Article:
Occidental Square begs you to stick around. Matthew Lewis says his food truck is part of the reason why.
"It didn't look like this when we first started," Lewis said, walking past brightly colored chairs, lights strung between trees, and the glass facade of restaurants.
It used to be common to see drugs, crime and people sleeping on the street in Occidental Square, a red-brick plaza blocks away from Seattle’s original downtown in Pioneer Square.
"A lot of the powers that be around here brought trucks in to help mitigate that issue," said Lewis, who sells New Orleans-style food through his truck, Where Ya At Matt. "And that would clean up the spot a little, so to speak."
The strategy is hardly unique. Cities across the Puget Sound have enlisted food trucks to revitalize neglected public spaces. As the industry has grown in popularity — from a handful of trucks to several hundred in the past decade — so has the potential for driving out crime, keeping out the homeless, and incentivizing business.
The city has long struggled to rewrite the reputation of Occidental Square as a place once founded on vice. Brothels and dope parlors once filled the surrounding area as far back as the late 19th century. More recent concerns include drugs and people who sleep outside there.
Then, in 2016, a new plan was hatched.
The city put the Downtown Seattle Association in charge of driving foot traffic to the plaza. Under a five-year agreement, the business advocacy group was given $900,000 to fund changes, which translated into games, patio seating, special events and food trucks.
The number of observed visitors in the park steadily rose over the next two years, according to DSA reports. More people began to see Occidental Square as a safe and friendly space, and crime and people sleeping on the sidewalks started to fade.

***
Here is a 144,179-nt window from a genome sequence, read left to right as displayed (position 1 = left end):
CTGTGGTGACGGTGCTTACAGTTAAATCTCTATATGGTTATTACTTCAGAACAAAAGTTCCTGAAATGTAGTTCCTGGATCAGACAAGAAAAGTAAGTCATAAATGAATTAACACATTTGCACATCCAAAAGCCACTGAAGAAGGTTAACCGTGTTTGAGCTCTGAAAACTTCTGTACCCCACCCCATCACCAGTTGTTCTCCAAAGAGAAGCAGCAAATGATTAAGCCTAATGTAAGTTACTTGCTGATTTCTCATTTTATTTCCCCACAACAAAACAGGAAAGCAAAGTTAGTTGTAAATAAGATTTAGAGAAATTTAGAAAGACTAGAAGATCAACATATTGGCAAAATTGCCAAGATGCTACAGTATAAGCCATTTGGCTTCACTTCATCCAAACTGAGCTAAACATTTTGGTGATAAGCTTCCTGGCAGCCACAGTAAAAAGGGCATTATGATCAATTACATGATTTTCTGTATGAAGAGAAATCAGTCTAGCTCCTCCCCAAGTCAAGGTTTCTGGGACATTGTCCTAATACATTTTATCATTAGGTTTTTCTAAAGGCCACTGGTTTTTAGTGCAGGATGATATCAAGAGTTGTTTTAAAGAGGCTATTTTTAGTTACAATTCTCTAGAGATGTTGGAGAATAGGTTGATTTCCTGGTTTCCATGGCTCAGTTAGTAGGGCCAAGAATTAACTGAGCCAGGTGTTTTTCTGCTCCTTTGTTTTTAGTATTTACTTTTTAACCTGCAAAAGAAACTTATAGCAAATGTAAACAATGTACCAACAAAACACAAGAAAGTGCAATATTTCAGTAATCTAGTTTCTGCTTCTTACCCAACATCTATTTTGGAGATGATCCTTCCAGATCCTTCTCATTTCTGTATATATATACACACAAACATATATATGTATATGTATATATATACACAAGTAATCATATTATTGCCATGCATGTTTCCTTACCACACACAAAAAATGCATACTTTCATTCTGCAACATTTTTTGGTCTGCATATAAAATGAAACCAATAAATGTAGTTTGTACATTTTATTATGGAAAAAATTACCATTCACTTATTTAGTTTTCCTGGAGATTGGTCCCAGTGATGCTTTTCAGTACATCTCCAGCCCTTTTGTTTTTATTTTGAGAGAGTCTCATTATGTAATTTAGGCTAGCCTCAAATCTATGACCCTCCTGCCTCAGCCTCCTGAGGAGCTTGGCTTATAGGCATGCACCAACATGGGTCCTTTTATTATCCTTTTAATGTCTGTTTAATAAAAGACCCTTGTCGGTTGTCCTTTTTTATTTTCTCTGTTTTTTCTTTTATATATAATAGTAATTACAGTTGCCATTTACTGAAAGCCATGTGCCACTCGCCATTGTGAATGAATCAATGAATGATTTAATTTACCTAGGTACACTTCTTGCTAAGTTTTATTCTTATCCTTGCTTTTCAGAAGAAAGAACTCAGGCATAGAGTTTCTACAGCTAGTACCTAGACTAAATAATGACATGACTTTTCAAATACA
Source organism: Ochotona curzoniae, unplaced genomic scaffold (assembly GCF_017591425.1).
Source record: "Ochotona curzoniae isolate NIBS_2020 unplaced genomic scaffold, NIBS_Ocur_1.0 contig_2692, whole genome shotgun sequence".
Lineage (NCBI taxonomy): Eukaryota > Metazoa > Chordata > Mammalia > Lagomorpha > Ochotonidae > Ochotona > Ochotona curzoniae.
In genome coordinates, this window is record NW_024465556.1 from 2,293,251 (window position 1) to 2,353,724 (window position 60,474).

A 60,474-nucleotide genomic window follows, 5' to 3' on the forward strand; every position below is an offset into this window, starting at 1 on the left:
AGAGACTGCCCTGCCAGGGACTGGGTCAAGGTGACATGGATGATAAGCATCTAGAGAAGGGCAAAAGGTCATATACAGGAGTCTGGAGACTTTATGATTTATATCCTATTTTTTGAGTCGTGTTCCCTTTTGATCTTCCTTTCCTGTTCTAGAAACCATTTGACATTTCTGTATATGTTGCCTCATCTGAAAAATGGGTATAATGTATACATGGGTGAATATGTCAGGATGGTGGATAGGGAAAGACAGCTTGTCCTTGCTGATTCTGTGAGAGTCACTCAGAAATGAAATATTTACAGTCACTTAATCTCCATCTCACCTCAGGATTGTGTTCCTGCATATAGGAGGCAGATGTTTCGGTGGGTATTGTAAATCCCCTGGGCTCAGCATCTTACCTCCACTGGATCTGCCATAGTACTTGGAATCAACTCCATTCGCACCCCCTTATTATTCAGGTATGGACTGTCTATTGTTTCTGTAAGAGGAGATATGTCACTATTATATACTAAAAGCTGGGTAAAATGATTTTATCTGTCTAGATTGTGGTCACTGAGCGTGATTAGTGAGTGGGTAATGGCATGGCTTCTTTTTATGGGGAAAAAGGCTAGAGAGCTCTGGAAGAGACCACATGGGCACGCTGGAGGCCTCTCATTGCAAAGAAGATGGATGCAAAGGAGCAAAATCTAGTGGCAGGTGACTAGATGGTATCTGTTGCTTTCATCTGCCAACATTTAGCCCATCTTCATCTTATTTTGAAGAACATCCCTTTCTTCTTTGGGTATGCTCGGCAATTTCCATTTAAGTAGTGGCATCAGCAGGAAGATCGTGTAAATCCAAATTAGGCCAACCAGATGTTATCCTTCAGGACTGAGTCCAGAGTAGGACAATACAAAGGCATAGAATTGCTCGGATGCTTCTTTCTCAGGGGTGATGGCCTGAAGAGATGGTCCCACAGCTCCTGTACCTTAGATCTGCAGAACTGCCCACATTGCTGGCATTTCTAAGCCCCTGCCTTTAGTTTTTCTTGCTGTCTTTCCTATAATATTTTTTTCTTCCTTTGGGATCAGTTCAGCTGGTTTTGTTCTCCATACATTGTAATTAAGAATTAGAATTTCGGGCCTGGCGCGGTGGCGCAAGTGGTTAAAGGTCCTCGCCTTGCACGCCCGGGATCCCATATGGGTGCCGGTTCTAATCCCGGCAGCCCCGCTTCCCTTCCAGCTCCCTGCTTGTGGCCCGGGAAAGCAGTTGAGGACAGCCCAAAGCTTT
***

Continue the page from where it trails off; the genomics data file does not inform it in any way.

"I think we saw a significant change in the park and the opportunity for it to be inviting and welcoming to everyone, and food trucks were definitely a part of that," said Jennifer Casillas, the vice president of public space operation and events for DSA.
It helped, too, that Occidental Square was going through a business revival. One of the country’s largest timberland management companies, Weyerhaeuser, built their headquarters on what used to be an adjacent parking lot in 2016.
Hundreds of new employees soon flooded the park. Restaurants flocked to absorb the new lunch crowd — but not all of them appreciated the food trucks.
Joe Bisacca looked out the windows of the Mexican restaurant he opened in 2016, Zócalo, and watched as the lines swelled in front of the food trucks. Meanwhile, the barstools and spacious booths in his restaurant were largely empty.
“It was to the point where we had to rethink staying or not,” Bisacca said.
What frustrated Bisacca, beyond dwindling lunch crowds, was that food trucks stood in the way of his vision for Occidental Park — a European-style alleyway where people sip wine, admire art and grab a meal, day or night.
Bisacca says pushing out crime required a full-time business presence; the six food trucks alternated vending in the space five days a week, and they were only open for a couple hours each day.